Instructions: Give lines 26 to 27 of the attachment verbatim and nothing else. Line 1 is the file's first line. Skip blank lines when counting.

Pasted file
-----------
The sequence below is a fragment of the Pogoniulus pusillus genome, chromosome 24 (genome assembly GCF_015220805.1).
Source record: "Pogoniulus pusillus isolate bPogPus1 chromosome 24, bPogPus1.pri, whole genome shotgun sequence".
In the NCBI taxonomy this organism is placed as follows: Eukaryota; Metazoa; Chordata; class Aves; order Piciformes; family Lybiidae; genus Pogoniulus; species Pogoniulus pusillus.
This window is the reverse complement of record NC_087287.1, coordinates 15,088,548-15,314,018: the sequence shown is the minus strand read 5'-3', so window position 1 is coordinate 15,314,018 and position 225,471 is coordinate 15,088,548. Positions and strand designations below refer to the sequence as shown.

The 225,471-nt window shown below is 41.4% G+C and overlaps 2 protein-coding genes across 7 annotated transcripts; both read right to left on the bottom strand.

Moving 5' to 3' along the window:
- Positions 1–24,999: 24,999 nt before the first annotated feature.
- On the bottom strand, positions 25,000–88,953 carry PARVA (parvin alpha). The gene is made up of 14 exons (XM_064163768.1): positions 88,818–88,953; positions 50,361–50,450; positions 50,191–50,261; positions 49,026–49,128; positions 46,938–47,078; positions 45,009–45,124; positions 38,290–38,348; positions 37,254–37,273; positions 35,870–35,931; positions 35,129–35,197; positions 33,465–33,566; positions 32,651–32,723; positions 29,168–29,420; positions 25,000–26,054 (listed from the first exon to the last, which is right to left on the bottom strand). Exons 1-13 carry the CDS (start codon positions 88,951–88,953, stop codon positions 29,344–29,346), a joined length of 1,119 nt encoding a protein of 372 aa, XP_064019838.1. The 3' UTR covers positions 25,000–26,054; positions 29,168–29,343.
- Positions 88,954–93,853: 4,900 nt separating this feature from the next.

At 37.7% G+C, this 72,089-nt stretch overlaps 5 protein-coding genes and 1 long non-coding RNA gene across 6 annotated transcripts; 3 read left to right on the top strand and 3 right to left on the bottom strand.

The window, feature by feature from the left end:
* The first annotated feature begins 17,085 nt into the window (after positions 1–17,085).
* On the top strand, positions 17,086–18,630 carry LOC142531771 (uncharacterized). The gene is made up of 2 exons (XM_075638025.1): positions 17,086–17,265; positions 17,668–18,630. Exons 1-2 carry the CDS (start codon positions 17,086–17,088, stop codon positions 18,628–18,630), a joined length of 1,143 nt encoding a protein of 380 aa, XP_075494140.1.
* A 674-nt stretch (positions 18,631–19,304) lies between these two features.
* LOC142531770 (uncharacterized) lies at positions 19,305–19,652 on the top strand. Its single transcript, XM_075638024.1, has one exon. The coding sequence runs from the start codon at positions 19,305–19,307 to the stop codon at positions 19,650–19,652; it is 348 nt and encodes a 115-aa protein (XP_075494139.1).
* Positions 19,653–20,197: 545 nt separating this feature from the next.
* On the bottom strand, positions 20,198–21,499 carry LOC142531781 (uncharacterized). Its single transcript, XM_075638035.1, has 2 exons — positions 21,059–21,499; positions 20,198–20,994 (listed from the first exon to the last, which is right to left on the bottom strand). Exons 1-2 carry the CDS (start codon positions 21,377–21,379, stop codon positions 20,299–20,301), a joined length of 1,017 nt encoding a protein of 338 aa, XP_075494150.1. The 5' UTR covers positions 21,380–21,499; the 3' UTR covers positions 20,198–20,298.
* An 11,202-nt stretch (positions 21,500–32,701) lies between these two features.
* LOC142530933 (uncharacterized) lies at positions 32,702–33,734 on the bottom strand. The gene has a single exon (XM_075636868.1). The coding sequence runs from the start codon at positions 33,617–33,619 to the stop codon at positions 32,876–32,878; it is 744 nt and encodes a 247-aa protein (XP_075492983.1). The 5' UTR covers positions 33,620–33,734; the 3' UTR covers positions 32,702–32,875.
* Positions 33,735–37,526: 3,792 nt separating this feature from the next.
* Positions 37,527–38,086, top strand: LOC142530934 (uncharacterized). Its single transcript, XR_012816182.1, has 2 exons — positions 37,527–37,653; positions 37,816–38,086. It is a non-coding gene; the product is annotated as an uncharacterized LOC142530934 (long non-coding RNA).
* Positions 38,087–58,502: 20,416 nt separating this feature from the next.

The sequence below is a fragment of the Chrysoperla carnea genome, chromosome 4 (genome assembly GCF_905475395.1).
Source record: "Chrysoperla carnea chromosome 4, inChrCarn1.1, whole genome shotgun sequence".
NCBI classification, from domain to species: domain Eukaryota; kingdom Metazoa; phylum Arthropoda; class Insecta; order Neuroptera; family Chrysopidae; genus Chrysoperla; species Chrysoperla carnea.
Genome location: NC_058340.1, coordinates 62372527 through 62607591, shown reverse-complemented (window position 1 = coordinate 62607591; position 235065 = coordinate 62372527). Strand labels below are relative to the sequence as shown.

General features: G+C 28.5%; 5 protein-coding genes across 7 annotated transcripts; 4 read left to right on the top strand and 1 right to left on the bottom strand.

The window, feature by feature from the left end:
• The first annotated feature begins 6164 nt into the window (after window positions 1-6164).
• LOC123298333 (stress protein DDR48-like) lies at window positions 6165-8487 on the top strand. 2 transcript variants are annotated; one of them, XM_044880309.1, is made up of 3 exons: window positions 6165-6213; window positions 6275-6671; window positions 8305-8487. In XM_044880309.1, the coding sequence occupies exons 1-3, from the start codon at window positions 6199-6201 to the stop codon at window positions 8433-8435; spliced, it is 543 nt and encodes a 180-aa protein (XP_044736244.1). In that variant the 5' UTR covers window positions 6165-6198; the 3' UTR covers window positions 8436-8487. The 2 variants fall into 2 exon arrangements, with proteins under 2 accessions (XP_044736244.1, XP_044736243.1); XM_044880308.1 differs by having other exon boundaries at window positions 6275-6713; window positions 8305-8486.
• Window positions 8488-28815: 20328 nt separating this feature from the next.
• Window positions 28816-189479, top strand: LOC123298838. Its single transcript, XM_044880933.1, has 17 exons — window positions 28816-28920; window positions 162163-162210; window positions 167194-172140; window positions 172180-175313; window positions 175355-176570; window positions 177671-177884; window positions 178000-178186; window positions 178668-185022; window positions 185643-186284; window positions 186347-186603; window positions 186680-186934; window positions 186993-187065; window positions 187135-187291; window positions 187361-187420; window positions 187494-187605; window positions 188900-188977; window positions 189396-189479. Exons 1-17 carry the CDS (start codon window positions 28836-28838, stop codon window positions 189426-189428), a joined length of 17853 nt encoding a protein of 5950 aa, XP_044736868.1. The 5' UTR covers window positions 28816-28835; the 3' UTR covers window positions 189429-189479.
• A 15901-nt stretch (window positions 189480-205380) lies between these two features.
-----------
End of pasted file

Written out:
Genome location: NC_058340.1, coordinates 62372527 through 62607591, shown reverse-complemented (window position 1 = coordinate 62607591; position 235065 = coordinate 62372527). Strand labels below are relative to the sequence as shown.

General features: G+C 28.5%; 5 protein-coding genes across 7 annotated transcripts; 4 read left to right on the top strand and 1 right to left on the bottom strand.